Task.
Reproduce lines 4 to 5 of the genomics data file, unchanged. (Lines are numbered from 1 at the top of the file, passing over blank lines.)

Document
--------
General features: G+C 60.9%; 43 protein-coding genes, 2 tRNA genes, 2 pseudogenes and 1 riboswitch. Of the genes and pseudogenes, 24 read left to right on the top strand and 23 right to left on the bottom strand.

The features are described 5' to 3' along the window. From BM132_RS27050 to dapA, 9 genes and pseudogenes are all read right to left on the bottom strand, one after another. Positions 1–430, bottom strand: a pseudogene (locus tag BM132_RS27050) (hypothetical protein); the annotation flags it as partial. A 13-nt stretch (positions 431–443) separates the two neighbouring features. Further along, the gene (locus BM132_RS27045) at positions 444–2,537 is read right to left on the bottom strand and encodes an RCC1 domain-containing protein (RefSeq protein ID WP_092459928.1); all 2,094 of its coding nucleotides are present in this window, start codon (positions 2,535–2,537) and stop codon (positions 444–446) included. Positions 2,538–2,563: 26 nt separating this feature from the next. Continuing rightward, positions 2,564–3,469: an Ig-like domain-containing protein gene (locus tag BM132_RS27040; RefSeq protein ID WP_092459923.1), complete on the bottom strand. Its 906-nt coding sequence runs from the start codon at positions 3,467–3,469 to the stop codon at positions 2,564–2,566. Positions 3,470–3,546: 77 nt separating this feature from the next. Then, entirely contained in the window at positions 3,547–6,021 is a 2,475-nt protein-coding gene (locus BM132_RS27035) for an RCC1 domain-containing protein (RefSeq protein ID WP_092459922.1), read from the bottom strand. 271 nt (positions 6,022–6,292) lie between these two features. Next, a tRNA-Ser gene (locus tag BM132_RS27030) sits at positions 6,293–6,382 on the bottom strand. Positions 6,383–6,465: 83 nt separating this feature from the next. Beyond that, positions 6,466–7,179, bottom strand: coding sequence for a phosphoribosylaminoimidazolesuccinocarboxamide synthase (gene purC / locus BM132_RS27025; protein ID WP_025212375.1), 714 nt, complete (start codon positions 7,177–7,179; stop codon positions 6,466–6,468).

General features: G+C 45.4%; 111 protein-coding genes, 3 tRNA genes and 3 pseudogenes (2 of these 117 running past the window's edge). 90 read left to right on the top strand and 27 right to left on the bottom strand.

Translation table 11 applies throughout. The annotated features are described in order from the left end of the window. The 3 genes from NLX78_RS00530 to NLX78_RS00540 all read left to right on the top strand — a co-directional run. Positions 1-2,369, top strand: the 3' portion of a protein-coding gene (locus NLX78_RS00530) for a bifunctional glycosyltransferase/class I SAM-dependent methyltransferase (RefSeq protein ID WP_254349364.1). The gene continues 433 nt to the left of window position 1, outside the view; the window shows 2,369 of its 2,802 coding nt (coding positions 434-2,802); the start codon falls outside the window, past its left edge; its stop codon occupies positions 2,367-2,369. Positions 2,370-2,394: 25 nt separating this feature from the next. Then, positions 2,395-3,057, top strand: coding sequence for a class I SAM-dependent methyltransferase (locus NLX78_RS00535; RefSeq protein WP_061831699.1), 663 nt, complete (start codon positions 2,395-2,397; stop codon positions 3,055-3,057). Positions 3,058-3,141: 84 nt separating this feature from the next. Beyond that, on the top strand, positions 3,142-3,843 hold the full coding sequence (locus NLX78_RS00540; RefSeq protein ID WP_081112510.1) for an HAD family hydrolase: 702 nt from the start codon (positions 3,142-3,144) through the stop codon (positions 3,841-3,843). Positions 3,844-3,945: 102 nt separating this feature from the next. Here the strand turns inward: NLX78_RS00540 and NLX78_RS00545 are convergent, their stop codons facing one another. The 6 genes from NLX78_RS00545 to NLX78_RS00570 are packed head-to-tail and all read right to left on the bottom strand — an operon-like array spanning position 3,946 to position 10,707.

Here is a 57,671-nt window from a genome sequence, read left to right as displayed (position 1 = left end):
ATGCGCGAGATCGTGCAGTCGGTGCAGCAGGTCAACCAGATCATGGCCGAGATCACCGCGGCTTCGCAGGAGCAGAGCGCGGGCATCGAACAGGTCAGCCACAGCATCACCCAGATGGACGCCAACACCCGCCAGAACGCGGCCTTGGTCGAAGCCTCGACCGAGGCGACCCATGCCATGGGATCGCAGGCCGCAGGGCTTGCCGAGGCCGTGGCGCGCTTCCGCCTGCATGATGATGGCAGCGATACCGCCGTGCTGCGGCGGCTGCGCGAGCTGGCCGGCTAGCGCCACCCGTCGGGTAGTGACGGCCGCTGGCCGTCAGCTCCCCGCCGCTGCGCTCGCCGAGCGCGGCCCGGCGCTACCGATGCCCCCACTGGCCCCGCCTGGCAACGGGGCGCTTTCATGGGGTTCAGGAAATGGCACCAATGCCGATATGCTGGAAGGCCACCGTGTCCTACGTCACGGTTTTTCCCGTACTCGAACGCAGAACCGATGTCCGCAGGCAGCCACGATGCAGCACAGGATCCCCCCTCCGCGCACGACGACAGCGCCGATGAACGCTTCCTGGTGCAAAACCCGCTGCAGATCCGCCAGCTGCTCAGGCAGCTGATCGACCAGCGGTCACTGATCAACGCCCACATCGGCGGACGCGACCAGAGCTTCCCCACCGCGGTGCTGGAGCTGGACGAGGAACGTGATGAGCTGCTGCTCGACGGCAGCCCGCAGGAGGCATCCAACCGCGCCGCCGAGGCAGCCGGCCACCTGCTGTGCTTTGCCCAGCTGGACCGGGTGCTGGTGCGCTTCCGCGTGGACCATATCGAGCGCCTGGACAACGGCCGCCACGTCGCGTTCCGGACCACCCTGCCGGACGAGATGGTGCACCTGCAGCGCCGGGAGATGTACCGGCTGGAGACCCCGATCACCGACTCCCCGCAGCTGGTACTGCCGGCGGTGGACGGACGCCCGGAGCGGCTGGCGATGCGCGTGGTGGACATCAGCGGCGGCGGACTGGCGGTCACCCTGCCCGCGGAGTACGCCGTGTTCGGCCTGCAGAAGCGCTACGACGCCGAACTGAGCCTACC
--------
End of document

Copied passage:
Translation table 11 applies throughout. The annotated features are described in order from the left end of the window. The 3 genes from NLX78_RS00530 to NLX78_RS00540 all read left to right on the top strand — a co-directional run. Positions 1-2,369, top strand: the 3' portion of a protein-coding gene (locus NLX78_RS00530) for a bifunctional glycosyltransferase/class I SAM-dependent methyltransferase (RefSeq protein ID WP_254349364.1). The gene continues 433 nt to the left of window position 1, outside the view; the window shows 2,369 of its 2,802 coding nt (coding positions 434-2,802); the start codon falls outside the window, past its left edge; its stop codon occupies positions 2,367-2,369. Positions 2,370-2,394: 25 nt separating this feature from the next. Then, positions 2,395-3,057, top strand: coding sequence for a class I SAM-dependent methyltransferase (locus NLX78_RS00535; RefSeq protein WP_061831699.1), 663 nt, complete (start codon positions 2,395-2,397; stop codon positions 3,055-3,057). Positions 3,058-3,141: 84 nt separating this feature from the next. Beyond that, on the top strand, positions 3,142-3,843 hold the full coding sequence (locus NLX78_RS00540; RefSeq protein ID WP_081112510.1) for an HAD family hydrolase: 702 nt from the start codon (positions 3,142-3,144) through the stop codon (positions 3,841-3,843). Positions 3,844-3,945: 102 nt separating this feature from the next. Here the strand turns inward: NLX78_RS00540 and NLX78_RS00545 are convergent, their stop codons facing one another. The 6 genes from NLX78_RS00545 to NLX78_RS00570 are packed head-to-tail and all read right to left on the bottom strand — an operon-like array spanning position 3,946 to position 10,707.

Here is a 57,671-nt window from a genome sequence, read left to right as displayed (position 1 = left end):